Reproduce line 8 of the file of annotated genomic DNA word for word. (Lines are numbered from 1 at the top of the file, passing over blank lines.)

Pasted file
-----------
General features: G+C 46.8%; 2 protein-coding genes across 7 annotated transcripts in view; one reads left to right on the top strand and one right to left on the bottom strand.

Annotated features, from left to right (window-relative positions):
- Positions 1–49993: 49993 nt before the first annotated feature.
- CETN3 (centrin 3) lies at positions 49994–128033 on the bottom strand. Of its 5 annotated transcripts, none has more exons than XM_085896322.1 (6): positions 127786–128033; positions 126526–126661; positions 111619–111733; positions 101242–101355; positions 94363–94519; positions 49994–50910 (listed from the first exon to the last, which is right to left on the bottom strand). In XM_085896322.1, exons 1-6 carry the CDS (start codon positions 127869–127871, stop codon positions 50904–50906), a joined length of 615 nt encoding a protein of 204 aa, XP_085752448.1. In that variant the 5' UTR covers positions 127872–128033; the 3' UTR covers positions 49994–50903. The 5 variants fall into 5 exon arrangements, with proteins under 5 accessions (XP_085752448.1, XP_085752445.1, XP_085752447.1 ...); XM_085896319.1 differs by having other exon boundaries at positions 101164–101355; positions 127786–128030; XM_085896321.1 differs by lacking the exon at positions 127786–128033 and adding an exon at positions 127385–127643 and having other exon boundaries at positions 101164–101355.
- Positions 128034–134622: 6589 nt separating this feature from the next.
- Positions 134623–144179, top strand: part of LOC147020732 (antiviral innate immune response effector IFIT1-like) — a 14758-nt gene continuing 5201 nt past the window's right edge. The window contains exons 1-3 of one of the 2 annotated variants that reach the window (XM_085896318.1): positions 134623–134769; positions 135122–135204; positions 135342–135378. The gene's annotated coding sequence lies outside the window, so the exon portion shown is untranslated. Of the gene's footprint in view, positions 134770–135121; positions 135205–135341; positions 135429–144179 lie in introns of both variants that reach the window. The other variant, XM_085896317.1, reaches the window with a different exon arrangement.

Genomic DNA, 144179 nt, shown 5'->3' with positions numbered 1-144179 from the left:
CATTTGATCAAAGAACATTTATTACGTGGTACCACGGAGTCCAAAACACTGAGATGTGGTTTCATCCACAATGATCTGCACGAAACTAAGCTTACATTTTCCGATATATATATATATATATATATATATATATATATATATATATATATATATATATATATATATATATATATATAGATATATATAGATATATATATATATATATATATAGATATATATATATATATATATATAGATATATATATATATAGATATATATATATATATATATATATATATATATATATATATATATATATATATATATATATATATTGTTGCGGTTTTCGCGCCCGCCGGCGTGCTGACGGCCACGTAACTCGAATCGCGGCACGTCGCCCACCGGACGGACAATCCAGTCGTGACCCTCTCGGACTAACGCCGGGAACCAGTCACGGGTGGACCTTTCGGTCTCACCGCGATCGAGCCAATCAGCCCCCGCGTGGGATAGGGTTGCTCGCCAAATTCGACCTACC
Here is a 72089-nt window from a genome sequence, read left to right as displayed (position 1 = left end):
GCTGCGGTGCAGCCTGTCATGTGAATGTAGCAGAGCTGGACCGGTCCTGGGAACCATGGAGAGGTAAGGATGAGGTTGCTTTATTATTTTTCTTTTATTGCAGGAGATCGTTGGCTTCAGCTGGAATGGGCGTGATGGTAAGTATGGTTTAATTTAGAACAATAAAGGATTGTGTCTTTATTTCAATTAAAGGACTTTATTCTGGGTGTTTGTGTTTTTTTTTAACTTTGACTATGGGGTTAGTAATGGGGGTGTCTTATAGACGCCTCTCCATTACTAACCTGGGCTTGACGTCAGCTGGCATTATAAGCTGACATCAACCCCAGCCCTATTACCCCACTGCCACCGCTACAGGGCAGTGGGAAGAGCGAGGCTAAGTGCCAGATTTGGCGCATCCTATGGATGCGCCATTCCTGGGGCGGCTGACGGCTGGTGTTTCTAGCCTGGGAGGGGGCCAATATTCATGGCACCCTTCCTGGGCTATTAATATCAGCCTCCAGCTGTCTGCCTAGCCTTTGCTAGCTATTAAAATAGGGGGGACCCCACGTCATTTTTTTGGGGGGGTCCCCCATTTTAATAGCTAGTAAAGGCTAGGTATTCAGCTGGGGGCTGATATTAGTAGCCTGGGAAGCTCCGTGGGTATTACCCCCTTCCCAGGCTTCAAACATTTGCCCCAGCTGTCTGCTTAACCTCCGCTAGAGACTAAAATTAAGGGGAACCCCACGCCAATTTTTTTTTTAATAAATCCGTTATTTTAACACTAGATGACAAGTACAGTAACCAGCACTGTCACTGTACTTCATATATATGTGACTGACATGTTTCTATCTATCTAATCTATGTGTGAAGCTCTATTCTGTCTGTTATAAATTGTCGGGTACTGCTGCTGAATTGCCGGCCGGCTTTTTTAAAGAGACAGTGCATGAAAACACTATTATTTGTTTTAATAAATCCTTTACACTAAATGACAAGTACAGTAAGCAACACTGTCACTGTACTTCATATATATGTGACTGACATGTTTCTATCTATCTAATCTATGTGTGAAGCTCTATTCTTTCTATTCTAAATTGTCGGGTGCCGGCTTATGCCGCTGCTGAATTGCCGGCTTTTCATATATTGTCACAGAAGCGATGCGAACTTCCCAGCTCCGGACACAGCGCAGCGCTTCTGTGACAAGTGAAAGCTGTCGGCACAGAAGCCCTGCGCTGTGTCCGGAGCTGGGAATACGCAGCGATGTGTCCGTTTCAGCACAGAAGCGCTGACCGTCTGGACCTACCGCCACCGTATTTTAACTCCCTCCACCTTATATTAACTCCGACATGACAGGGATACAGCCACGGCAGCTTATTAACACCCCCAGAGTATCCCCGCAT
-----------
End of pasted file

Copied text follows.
CATTTGATCAAAGAACATTTATTACGTGGTACCACGGAGTCCAAAACACTGAGATGTGGTTTCATCCACAATGATCTGCACGAAACTAAGCTTACATTTTCCGATATATATATATATATATATATATATATATATATATATATATATATATATATATATATATATATATATATATAGATATATATAGATATATATATATATATATATATAGATATATATATATATATATATATAGATATATATATATATAGATATATATATATATATATATATATATATATATATATATATATATATATATATATATATATATATTGTTGCGGTTTTCGCGCCCGCCGGCGTGCTGACGGCCACGTAACTCGAATCGCGGCACGTCGCCCACCGGACGGACAATCCAGTCGTGACCCTCTCGGACTAACGCCGGGAACCAGTCACGGGTGGACCTTTCGGTCTCACCGCGATCGAGCCAATCAGCCCCCGCGTGGGATAGGGTTGCTCGCCAAATTCGACCTACC